Barthel also pointed out that Mays’ rank as provided by the Navy in his biographical data sheet — seaman recruit, or E-1 — differed with the one on his charge sheet, which still reflected seaman apprentice, or E-2. Mays’ rank was the subject of confusion during his December hearing as the Navy said he was an E-2, but he appeared in court with the rank insignia of a seaman, or E-3.

A helicopter combats the fire aboard the Bonhomme Richard
A helicopter dumps water on the burning Bonhomme Richard.
(Associated Press)

Prosecutors told Tang at the time that showing up to his own hearing in the wrong uniform was an example of Mays’ attitude toward the Navy. They also said Mays had recently tested positive for drugs, although they were not charging him with the offense.

According to his Navy biography, Mays was reduced to his current rank Jan. 11. Barthel declined to comment on whether Mays was reduced in rank as a result of non-judicial punishment, an administrative measure military commanders may take outside the military court system.


Sailors first reported seeing smoke on the Bonhomme Richard — whose primary mission was to transport Marines and deliver them to a beachhead in amphibious vehicles and aircraft — just after 8 a.m. July 12, 2020, near the ramp down to its lower vehicle storage area, or “lower V.” The ship was nearing the end of an almost two-year, $250-million upgrade to accommodate Marine Corps F-35B fighters.

A Navy investigation found the ship and its crew ill-prepared to battle the blaze, with sailors slow to respond and shipboard fire stations missing equipment or out of commission.

Bonhomme Richard is towed by tug out of San Diego Bay
After its decommissioning, the former Bonhomme Richard is towed by tug out of San Diego Bay on April 15, 2021, headed to a Texas scrapyard.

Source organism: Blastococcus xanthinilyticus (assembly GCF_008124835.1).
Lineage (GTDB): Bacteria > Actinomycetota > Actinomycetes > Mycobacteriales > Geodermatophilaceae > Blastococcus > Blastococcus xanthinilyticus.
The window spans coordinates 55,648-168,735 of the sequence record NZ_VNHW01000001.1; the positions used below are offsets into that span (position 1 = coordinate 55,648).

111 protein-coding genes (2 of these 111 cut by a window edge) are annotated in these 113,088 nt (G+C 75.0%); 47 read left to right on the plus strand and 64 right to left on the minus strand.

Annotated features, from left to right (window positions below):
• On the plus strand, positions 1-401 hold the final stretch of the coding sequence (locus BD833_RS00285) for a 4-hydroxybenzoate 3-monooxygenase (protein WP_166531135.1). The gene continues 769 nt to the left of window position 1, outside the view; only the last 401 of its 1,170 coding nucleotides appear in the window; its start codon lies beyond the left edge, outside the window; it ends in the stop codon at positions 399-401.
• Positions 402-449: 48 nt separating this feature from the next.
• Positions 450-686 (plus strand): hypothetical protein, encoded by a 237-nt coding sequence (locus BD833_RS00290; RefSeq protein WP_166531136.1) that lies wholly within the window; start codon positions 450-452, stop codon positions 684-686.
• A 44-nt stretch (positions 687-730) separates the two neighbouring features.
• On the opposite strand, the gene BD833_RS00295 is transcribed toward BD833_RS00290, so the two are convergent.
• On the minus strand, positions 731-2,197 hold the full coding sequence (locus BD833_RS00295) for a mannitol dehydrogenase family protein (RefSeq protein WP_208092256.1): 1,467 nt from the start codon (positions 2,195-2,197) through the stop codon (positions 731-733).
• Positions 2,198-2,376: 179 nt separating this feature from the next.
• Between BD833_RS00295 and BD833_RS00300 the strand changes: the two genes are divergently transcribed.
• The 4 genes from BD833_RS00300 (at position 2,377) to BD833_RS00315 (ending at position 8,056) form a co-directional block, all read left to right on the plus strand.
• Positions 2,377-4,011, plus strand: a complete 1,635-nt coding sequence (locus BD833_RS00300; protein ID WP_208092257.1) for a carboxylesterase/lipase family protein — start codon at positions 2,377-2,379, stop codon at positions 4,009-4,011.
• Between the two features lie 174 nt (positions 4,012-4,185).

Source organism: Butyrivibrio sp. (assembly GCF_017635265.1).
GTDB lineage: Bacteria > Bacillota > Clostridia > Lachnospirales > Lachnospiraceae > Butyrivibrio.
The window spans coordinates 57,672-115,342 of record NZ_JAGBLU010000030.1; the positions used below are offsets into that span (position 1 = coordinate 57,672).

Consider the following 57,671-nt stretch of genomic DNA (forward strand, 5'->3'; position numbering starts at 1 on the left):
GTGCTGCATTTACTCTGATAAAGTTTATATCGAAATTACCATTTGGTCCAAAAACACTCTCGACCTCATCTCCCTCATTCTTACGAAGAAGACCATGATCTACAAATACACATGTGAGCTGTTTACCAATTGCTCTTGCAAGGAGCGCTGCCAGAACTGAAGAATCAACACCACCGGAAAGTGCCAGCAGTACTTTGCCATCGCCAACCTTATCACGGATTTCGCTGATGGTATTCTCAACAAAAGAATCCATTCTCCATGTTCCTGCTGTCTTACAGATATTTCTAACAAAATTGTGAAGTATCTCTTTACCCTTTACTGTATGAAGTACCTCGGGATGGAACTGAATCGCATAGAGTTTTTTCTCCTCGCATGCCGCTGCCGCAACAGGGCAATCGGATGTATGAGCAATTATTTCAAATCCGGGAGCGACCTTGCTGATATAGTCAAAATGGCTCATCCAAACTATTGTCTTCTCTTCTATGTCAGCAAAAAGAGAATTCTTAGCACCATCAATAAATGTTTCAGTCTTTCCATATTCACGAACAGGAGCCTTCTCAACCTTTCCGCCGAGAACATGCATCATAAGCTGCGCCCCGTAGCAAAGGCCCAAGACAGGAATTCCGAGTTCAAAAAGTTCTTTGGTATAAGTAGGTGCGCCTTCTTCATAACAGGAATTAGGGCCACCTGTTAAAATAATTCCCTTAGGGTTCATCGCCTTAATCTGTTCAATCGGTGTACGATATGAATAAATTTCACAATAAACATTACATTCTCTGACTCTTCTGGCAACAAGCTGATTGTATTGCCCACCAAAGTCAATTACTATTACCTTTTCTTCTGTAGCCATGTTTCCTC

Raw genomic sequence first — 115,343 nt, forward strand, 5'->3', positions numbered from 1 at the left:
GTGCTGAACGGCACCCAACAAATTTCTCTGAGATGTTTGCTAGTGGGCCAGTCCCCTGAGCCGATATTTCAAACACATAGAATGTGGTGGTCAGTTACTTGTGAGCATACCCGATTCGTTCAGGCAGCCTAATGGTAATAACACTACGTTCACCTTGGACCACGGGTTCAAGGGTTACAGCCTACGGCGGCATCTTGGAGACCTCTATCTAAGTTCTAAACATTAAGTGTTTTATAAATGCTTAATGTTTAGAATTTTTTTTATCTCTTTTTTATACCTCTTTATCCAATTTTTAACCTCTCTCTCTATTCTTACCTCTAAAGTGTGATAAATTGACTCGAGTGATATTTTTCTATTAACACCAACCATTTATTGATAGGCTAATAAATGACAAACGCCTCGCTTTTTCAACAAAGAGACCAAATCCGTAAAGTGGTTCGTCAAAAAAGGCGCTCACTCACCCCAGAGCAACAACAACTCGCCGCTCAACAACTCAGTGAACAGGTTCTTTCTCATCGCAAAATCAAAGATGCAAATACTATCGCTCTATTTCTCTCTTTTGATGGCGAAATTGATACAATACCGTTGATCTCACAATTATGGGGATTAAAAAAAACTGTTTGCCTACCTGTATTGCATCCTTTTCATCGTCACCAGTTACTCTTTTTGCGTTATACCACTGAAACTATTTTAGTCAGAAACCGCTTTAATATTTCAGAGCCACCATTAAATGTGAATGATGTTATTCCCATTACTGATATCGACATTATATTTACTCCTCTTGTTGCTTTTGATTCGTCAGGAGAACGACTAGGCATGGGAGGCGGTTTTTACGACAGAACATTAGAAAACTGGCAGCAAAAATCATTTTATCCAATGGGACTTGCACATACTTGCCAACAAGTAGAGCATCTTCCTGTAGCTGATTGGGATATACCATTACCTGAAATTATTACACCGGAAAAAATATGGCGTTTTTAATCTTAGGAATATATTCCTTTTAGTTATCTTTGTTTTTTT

(Eduardo Contreras / San Diego Union-Tribune)

Two hours passed before firefighters from the San Diego Fire-Rescue Department first put water on the flames. By then, it was too late, and the ship burned more than four days before the fire was extinguished. Everything from the waterline up was destroyed. In December 2020, citing potential repair costs, the Navy announced the 22-year-old ship would be scrapped.

It was decommissioned and towed out of San Diego in April.

At Mays’ Article 32 hearing, an arson investigator from the Bureau of Alcohol, Tobacco, Firearms and Explosives said the fire was deliberately set in the ship’s lower V. A sailor on watch at the top of the ramp into the lower V testified he saw Mays — and only Mays — walking down the ramp carrying a bucket just before the fire started.


Prosecutors allege Mays was disgruntled working as a deck seaman on the ship. He joined the Navy in May 2019 to become a SEAL but quit the notoriously demanding Basic Underwater Demolition/SEAL course soon after he started it in September of that year. He reported on board the Bonhomme Richard in March 2020 to the vessel’s deck department.

The sailor on watch the morning of the fire testified hearing Mays say “I love deck” as he passed.

Dozens of Navy officers along with Navy civilian employees were named in the Navy’s investigation into the blaze as contributing to the conditions that left the ship vulnerable to fire.

No actions have been announced by the Navy in regard to those cases.